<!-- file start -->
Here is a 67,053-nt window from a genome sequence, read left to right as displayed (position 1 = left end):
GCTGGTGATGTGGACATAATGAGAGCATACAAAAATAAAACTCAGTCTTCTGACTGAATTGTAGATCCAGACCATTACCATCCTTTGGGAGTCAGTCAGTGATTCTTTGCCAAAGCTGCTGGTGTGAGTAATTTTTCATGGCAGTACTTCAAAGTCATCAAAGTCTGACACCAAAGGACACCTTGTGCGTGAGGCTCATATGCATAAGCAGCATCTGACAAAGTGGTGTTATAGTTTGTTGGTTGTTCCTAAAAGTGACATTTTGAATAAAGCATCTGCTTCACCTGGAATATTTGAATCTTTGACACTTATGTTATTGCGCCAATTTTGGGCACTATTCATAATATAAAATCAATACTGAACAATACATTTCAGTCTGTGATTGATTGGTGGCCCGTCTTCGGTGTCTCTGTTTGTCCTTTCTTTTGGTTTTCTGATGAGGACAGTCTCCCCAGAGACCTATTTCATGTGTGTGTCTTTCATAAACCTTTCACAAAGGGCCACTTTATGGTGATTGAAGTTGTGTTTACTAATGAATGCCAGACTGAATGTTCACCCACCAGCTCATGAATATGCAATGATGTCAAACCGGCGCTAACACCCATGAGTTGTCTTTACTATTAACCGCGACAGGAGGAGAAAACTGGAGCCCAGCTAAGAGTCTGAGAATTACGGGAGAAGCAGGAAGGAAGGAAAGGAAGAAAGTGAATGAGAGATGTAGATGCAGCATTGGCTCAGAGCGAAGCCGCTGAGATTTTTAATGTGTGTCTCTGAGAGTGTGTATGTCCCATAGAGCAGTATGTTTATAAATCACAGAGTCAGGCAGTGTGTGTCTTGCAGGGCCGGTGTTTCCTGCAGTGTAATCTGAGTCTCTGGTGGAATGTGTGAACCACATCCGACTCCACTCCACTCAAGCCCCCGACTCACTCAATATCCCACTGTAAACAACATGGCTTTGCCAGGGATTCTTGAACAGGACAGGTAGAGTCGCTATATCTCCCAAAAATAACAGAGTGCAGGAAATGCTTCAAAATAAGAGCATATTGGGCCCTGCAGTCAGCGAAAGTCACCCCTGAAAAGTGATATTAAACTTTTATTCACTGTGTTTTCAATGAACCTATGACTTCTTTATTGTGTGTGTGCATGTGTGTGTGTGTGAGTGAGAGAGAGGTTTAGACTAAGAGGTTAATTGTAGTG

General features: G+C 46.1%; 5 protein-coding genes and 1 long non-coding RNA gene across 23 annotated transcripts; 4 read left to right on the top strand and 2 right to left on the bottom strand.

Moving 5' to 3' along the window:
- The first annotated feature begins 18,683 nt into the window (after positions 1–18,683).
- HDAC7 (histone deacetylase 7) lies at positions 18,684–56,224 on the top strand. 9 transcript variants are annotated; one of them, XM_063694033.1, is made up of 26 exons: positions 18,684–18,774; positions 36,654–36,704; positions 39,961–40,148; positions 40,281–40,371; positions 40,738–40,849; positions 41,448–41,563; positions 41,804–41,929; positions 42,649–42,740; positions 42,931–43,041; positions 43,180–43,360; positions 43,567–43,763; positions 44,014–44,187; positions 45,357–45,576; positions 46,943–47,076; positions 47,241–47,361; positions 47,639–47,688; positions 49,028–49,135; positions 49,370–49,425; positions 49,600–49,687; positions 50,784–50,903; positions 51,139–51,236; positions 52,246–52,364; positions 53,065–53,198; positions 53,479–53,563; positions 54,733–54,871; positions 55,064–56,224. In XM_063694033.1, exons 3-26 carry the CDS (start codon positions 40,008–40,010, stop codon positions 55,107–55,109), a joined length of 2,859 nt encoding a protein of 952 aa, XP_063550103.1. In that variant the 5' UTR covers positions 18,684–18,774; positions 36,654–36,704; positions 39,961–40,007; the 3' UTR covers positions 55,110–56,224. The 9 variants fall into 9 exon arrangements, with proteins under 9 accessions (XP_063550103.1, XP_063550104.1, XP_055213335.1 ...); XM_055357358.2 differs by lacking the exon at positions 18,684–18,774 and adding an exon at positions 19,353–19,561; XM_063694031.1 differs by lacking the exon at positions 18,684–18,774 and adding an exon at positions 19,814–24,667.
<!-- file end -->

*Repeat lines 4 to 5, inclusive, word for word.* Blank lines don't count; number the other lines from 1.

Moving 5' to 3' along the window:
- The first annotated feature begins 18,683 nt into the window (after positions 1–18,683).